CRM today does too much, includes too much, is far too complex! What is it, after all, that we “need to know” for CUSTOMER RELATIONSHIP MANAGEMENT? Just that simple qualitative knowledge that reveals the human essentials of the customer relationship right now – knowledge from the sales reps that is current, accurate, and complete. A very limited set of fields in the database. And where does that information come from? From the sales team speaking or reporting religiously and fully into their simple database system. THAT IS THE ONLY “KNOWLEDGE” THE ORIGINAL CRM SYSTEM WAS INTENDED TO PROVIDE AND IT WAS AND IS SUFFICIENT! When we focus exactly on the CUSP of the organization/customer relationship, at the moments where our people meet their people in business transactions that affect the relationship, then we begin to get the qualitative knowledge “we need to know.” If we define knowledge only as that related directly to simple customer relationship management, how much do we really need to know to manage it well?
When CRM became everything for everyone, all things IT and digital, it grew out of simplicity and into complexity, expanding far beyond the capability of simple CRM to handle. For many years now we have all of the systems capability needed to handle true, simple CRM qualitative knowledge very well. How can we handle something that includes EVERYTHING?
3. PURPOSE: “What job (or jobs) did you hire your CRM solution to do for you?… Most organizations I have worked with have almost never been able to answer this question before implementing CRM….Whether you are spending time, money, and resources on a system that does not allow you to have full control of your data, that does not support the automation of simple tasks, and that you, well, don’t know why you have it. Could this be true?”
CRM has lost its focus and purpose. Over the years CRM has left its roots, has been taken over by IT and numbers, computers, money, talent, complexity, and high tech imperatives and demands and has focused entirely on processing the 10% of the information easily digitized and handled by computers. Most companies today are admitting that they don’t know why they have a CRM implementation when they are still struggling to stay abreast of simple, human, qualitative interaction and information.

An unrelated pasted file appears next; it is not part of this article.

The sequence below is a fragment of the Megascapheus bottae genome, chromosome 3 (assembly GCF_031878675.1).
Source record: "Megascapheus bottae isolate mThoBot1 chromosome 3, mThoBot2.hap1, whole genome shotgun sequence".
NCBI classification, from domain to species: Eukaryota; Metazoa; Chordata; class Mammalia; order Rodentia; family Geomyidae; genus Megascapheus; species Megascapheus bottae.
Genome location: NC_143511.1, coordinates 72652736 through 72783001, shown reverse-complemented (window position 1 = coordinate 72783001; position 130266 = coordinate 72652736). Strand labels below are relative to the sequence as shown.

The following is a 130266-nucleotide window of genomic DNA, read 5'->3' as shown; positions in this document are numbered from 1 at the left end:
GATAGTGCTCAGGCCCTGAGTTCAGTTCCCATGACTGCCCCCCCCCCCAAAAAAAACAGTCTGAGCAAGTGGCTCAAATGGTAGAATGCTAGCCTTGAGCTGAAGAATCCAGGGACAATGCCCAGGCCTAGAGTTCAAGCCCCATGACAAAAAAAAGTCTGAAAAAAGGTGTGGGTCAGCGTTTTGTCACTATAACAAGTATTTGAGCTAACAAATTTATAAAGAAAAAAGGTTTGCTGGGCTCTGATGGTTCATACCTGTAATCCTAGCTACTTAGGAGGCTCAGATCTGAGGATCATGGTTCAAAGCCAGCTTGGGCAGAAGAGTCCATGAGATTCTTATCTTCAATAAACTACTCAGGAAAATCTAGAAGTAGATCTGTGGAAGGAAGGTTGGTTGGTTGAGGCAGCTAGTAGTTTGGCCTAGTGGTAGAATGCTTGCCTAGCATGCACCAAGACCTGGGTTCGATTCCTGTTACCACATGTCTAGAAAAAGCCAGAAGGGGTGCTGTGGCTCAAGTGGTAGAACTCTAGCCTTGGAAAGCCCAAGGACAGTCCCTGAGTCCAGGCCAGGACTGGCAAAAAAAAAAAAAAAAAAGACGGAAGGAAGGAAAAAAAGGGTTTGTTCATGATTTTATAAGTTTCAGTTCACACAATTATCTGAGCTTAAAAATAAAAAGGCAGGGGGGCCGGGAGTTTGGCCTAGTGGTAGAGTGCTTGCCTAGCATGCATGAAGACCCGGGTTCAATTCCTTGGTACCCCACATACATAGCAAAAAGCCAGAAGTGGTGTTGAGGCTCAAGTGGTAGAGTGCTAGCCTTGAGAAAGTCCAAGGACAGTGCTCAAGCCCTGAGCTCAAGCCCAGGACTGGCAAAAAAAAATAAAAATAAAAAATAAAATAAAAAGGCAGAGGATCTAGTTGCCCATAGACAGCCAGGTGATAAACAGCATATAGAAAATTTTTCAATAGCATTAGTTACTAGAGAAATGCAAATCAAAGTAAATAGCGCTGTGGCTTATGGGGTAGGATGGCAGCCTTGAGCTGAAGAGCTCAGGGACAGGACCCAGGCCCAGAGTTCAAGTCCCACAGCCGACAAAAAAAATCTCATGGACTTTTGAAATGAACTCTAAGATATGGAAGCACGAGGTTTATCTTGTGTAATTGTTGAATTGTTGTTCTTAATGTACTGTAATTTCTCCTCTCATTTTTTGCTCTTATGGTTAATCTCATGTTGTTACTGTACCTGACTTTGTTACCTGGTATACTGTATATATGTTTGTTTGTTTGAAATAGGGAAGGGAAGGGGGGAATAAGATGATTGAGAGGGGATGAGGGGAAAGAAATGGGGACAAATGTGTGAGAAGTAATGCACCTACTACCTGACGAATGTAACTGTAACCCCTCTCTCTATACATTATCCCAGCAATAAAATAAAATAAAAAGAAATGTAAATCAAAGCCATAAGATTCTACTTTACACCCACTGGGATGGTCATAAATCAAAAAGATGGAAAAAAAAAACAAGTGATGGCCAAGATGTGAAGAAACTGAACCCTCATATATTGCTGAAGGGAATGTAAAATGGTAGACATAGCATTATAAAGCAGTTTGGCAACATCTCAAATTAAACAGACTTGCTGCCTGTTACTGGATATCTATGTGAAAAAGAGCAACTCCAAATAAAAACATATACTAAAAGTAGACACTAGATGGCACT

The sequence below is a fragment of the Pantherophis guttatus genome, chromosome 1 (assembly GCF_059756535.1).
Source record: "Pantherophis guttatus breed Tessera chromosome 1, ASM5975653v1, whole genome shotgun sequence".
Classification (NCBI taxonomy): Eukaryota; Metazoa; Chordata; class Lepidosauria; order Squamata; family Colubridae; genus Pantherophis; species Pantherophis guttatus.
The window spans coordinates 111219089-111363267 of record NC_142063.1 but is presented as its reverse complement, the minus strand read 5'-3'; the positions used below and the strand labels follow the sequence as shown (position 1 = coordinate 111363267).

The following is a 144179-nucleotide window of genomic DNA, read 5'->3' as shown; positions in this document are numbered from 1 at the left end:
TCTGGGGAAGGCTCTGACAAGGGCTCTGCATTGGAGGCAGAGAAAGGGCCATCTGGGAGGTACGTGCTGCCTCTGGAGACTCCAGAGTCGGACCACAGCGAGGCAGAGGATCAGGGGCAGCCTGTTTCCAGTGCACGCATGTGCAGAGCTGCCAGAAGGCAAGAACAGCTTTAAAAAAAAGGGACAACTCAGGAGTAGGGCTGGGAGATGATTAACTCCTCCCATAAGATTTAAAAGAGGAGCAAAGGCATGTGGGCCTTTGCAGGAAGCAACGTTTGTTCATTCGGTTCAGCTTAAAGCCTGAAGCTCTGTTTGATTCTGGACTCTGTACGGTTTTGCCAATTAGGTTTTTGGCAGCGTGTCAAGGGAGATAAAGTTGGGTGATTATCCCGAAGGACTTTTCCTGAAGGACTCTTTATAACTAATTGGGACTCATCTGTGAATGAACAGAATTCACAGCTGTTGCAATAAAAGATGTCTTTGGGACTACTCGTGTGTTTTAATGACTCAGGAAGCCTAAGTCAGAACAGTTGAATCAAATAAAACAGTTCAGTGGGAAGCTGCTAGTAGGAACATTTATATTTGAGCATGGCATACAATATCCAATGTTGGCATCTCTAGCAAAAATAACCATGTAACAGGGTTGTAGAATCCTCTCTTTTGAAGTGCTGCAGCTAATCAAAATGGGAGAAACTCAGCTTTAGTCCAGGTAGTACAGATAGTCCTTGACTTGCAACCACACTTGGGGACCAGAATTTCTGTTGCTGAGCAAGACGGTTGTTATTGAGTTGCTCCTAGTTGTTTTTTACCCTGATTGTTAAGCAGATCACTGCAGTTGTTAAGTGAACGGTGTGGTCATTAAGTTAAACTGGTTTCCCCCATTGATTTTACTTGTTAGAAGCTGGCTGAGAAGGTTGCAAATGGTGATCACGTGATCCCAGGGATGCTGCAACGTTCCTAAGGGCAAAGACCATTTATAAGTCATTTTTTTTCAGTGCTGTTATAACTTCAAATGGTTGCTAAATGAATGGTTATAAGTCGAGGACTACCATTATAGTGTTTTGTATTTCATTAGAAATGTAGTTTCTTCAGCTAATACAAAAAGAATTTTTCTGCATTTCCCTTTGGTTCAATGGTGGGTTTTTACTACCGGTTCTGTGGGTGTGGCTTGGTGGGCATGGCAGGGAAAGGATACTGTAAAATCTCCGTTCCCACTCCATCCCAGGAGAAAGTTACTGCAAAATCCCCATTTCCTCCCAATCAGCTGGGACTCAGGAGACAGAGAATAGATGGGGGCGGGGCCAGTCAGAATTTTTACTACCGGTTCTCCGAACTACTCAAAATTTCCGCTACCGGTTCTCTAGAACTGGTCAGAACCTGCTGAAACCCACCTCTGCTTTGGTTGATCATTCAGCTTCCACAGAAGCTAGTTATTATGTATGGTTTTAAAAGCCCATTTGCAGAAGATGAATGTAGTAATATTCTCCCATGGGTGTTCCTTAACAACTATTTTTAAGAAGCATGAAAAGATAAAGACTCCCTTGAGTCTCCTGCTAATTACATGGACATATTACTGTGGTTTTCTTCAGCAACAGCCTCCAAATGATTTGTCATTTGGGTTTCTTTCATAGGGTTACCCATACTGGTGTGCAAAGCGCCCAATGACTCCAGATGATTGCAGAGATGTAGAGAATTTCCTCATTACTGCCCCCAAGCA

If you want a simple Customer Relationship Management system that handles qualitative knowledge and helps your sales team capture and enter into the system the information they are generating out in their meetings with customers, then go back 20 years to the beginning of CRM and look at those early solutions – a little, sufficient digital, a lot of talk and text and explanatory information (qualitative knowledge). Sadly, high tech has drawn all of the talent and money away from the development of “human” or qualitative solutions. A little creative and innovative improvement over time would have made CRM systems today simple, clear, and powerful in providing the organization leaders with usable customer relationship management knowledge.
They were sufficient and can be again!
If you want to improve your CRM implementation or if you are looking to implement a CRM solution, stop for a moment and think about it. Turn your back on complexity and over-built IT solutions. Go looking for RETRO solutions, like VOICE-BASED CRM DATA ENTRY and databases that can handle qualitative information. Look for the generic and effective solutions to a very straightforward and simple HUMAN need to know what is going on in the customer relationship – ‘out there on the ground’!
One humble spy with critical observed information from the battlefield is more important to the success of the General and the battle operation than the trillions of computer bytes flying back and forth among the technologies in the battlespace. One humble spy who saw something ‘out there’ and has important things to say.